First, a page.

A book to rethink your role in today's democracy

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In the United States, the president comes to power essentially because three out of every ten citizens vote for him. Of the remaining seven, four do not vote and three vote against him. In the midterm elections, these figures are even more drastic: the entire House of Representatives and a third of the Senate answer to the “popular will” of just two out of every ten citizens.

It is with this backdrop that we sought out José “Pepe” Mujica, President of Uruguay from 2010 to 2015 and labeled as “the poorest president in the world” during his presidency.

Through the lens of his experience as an activist, revolutionary, political prisoner, legislator, and president, Mujica helps us view politics in a different way. He invites us to reflect on the power an individual can wield by voting. On the power an individual forfeits by not participating in elections. On the importance of at least being able to say you tried.


"Vote and See: A Conversation with Pepe Mujica, spells out deep concerns about the political climate of the U.S., from the perspective of Pepe Mujica, who served as the 40th President of Uruguay from 2010 to 2015. Foremost among Mujica's worrisome observations is America's low voter turnout, particularly during non-presidential elections. Here also are discussions about how consumerism is increasingly taking control of daily life; the impact of man-made climate change and why efforts to mitigate it are so important; the basic concept that "freedom means having free time"; and much more. A handful of simple cartoons illustrate this thoughtful, thought-provoking, and highly recommended call to reevaluate one's life priorities - and to make one of those priorities going to the polls to vote one's conscience! Highly recommended."  -  MIDWEST BOOK REVIEW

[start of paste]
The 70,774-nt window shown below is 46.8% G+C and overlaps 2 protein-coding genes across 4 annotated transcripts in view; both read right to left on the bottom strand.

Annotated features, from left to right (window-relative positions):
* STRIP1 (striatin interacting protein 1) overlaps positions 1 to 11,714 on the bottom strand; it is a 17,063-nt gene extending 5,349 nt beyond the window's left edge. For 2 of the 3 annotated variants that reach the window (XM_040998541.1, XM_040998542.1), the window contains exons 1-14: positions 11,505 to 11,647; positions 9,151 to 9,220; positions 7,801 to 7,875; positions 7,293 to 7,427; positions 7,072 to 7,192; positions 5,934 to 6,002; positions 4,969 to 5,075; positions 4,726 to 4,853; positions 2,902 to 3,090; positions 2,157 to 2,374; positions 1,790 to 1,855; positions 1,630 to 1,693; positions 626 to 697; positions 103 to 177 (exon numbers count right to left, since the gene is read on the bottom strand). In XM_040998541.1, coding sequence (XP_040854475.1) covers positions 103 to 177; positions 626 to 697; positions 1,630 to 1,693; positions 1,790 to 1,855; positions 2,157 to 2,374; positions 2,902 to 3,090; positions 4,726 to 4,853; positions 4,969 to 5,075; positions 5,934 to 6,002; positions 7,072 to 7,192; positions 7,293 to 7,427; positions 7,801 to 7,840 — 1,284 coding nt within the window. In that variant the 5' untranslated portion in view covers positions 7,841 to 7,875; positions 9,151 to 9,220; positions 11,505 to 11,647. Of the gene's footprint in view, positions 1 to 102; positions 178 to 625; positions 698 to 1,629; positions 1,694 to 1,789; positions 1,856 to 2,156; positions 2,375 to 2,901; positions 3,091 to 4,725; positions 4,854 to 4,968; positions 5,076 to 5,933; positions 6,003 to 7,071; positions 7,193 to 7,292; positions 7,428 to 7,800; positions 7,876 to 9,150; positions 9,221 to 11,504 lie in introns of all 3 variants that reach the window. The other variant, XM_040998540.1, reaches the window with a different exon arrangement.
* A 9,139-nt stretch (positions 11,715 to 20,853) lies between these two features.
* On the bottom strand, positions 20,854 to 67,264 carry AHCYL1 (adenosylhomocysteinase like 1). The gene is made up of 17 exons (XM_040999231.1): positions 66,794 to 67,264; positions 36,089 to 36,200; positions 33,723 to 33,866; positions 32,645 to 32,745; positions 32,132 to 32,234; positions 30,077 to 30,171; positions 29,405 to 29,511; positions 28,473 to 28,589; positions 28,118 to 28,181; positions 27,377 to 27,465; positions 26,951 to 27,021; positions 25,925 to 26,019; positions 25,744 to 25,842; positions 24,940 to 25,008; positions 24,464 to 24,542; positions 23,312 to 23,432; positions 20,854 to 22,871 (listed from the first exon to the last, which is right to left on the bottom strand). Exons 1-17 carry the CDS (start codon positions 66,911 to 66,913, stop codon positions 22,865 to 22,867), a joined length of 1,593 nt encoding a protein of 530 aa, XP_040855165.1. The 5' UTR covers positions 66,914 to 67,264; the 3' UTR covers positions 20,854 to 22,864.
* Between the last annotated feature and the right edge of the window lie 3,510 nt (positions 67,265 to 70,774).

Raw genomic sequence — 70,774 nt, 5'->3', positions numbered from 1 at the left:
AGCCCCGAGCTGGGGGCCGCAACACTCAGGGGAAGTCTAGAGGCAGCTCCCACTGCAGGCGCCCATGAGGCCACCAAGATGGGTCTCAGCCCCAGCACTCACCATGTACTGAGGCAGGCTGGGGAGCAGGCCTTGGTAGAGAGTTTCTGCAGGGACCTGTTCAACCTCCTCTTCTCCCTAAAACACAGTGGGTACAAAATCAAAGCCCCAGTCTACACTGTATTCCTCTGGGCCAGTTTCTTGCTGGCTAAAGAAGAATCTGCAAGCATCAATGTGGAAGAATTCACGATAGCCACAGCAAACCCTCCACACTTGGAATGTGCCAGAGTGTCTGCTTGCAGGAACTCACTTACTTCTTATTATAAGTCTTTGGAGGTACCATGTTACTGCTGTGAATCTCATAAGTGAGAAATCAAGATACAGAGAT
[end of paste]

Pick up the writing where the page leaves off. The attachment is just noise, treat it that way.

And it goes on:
Article at Hoy en Delaware - Wilmington

 Article at Al Día - Philadelphia


DARÍO KLEIN (1969) is an award-winning journalist who has been a correspondent and chief editor for major news agencies and networks such as AFP and CNN. He has covered a wide range of international news stories, from the Syrian civil war and refugee crisis to Hurricane Katrina, and is currently a correspondent for CNN en Español in Uruguay and co-director of the online journal

Klein has directed and produced documentaries for National Geographic, Discovery Channel and CNN. He has received the Alfred I. duPont-Columbia University Award and the NAMIC Vision Award. He holds a PhD in Investigative Journalism from the Universidad Complutense de Madrid and is a professor at the Universidad Católica del Uruguay.